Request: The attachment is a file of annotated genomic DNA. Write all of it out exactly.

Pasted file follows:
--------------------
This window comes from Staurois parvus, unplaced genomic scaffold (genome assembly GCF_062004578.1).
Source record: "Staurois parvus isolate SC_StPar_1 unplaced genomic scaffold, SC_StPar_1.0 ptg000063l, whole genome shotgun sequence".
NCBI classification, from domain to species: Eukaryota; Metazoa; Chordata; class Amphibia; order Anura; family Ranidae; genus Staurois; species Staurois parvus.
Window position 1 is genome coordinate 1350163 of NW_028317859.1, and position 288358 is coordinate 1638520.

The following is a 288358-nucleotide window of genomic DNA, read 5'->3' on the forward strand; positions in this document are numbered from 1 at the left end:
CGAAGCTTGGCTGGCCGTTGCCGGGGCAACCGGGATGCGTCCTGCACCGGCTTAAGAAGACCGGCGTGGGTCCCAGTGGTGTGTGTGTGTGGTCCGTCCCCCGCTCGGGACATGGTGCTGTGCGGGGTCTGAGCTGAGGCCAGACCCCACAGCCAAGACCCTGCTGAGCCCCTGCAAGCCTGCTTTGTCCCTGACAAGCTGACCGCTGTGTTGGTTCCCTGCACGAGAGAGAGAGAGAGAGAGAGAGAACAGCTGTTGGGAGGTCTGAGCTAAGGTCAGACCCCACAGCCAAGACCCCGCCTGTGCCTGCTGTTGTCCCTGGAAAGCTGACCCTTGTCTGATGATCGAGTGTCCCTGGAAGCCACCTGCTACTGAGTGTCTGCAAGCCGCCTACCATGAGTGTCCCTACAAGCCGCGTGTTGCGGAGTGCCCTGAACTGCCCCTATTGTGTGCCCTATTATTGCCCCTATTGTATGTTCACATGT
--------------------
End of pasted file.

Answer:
This window comes from Staurois parvus, unplaced genomic scaffold (genome assembly GCF_062004578.1).
Source record: "Staurois parvus isolate SC_StPar_1 unplaced genomic scaffold, SC_StPar_1.0 ptg000063l, whole genome shotgun sequence".
NCBI classification, from domain to species: Eukaryota; Metazoa; Chordata; class Amphibia; order Anura; family Ranidae; genus Staurois; species Staurois parvus.
Window position 1 is genome coordinate 1350163 of NW_028317859.1, and position 288358 is coordinate 1638520.

The following is a 288358-nucleotide window of genomic DNA, read 5'->3' on the forward strand; positions in this document are numbered from 1 at the left end:
CGAAGCTTGGCTGGCCGTTGCCGGGGCAACCGGGATGCGTCCTGCACCGGCTTAAGAAGACCGGCGTGGGTCCCAGTGGTGTGTGTGTGTGGTCCGTCCCCCGCTCGGGACATGGTGCTGTGCGGGGTCTGAGCTGAGGCCAGACCCCACAGCCAAGACCCTGCTGAGCCCCTGCAAGCCTGCTTTGTCCCTGACAAGCTGACCGCTGTGTTGGTTCCCTGCACGAGAGAGAGAGAGAGAGAGAGAGAACAGCTGTTGGGAGGTCTGAGCTAAGGTCAGACCCCACAGCCAAGACCCCGCCTGTGCCTGCTGTTGTCCCTGGAAAGCTGACCCTTGTCTGATGATCGAGTGTCCCTGGAAGCCACCTGCTACTGAGTGTCTGCAAGCCGCCTACCATGAGTGTCCCTACAAGCCGCGTGTTGCGGAGTGCCCTGAACTGCCCCTATTGTGTGCCCTATTATTGCCCCTATTGTATGTTCACATGT